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Indexed/Abstracted in: CINAHL, Current Contents/Clinical Medicine, EMBASE, PubMed/MEDLINE, Science Citation Index Expanded (SciSearch), Scopus
Impact Factor 2,063
Online ISSN 1973-9095
Sigrid TIBAEK, Gunvor GARD, Christian DEHLENDORFF, Helle IVERSEN, Fin BIERING-SOERENSEN, Rigmor JENSEN
Department of Occupational Therapy and Physiotherapy, Rigshospitale, Glostrup, Denmark
BACKGROUND: Lower urinary tract symptoms (LUTS) have a significant impact on quality of life (QoL) in post-stroke patients.
AIM: To evaluate the effect of pelvic floor muscle training (PFMT) on QoL parameters in men with post-stroke LUTS.
DESIGN: Randomised, controlled and single-blinded trial.
SETTING: Outpatients, University Hospital.
POPULATION: Thirty-one men, median age 68 (interquartile range 60 - 74) years, with post-stroke LUTS were included. Thirty participants completed the study.
METHODS: The participants randomised to the treatment group were treated in a systematic, controlled and intensive PFMT programme over 3 months (12 weekly sessions). The participants randomised to the control group did not receive specific LUTS treatment. The effect was measured on the 36-Item Short Form Health Survey (SF-36) and the Nocturia Quality-of-Life (N-QoL) Questionnaire.
RESULTS: The results on SF-36 indicated significant improvement within pre- and post- test in the domains emotional role (median 77 to 100, P = 0.03) and vitality (median 65 to 70, P = 0.03) in the treatment group, but not the control group. There were no statistically significant differences between groups at pre-test, post-test or 6-month follow-up. The results on N-QoL indicated statistically significant differences between pre- and post-test in the bother/concern domain in both groups and in sleep/energy for the control group, but not the treatment group. There were no statistically significant differences between groups.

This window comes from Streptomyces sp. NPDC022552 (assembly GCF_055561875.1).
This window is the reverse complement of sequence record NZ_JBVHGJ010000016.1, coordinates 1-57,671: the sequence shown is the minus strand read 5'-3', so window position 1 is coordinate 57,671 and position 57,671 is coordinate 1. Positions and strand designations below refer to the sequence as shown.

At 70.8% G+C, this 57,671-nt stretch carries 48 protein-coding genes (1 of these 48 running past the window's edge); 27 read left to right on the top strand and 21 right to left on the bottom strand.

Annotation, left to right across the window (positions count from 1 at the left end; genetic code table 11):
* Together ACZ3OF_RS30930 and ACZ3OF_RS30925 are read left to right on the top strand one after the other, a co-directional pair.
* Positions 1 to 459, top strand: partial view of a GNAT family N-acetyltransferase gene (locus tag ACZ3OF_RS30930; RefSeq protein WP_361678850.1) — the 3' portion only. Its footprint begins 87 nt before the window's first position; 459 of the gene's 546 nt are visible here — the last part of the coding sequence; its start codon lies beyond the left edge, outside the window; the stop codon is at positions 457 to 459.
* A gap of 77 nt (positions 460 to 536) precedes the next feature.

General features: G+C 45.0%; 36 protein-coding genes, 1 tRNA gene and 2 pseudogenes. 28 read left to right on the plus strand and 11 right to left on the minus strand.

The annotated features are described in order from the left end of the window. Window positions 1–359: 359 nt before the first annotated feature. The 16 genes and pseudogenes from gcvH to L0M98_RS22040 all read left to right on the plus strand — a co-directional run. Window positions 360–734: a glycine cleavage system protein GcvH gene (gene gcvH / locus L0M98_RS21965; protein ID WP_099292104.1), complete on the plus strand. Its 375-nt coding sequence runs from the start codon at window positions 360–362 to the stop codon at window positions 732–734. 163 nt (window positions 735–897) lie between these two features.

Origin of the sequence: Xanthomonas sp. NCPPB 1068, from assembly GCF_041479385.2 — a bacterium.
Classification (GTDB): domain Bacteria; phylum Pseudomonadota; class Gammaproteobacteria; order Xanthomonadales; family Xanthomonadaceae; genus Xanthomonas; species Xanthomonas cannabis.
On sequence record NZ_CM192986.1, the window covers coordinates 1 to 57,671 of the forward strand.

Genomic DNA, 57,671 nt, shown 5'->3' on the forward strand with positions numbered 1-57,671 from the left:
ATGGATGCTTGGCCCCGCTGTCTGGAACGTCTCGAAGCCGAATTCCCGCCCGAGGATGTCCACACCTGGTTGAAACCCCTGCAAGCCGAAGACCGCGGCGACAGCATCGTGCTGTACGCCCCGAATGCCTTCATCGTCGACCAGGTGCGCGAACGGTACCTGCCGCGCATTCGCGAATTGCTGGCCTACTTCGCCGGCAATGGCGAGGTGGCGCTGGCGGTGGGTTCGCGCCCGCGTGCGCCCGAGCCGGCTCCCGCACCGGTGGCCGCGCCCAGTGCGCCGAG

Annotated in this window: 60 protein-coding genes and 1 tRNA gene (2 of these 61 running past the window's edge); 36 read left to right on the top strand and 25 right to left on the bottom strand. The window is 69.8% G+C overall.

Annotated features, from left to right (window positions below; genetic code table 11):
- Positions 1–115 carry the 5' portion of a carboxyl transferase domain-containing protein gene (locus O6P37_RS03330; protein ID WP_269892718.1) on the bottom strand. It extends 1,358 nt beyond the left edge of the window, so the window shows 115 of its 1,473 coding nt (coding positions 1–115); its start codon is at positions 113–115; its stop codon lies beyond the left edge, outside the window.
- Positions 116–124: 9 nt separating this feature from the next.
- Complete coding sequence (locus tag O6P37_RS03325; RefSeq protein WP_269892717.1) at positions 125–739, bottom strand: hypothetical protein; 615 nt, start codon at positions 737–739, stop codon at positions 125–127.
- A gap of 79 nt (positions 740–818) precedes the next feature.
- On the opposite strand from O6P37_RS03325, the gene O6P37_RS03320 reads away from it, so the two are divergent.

CONCLUSIONS: PFMT may improve the emotional health and vitality domains of QoL in men with mild to moderate post-stroke and LUTS; however the improvements in the treatment group were not significantly better than for the control group. PFMT did not improve nocturia-related QoL.
CLINICAL REHABILITATION IMPACT: This study is the first to evaluate the effect of PFMT on QoL parameters in men with mild to moderate post-stroke and LUTS. The results indicate some short-term effect on SF-36 but none on N-QoL. However, further studies with larger sample sizes and with less restrictive inclusion and exclusion criteria are requested.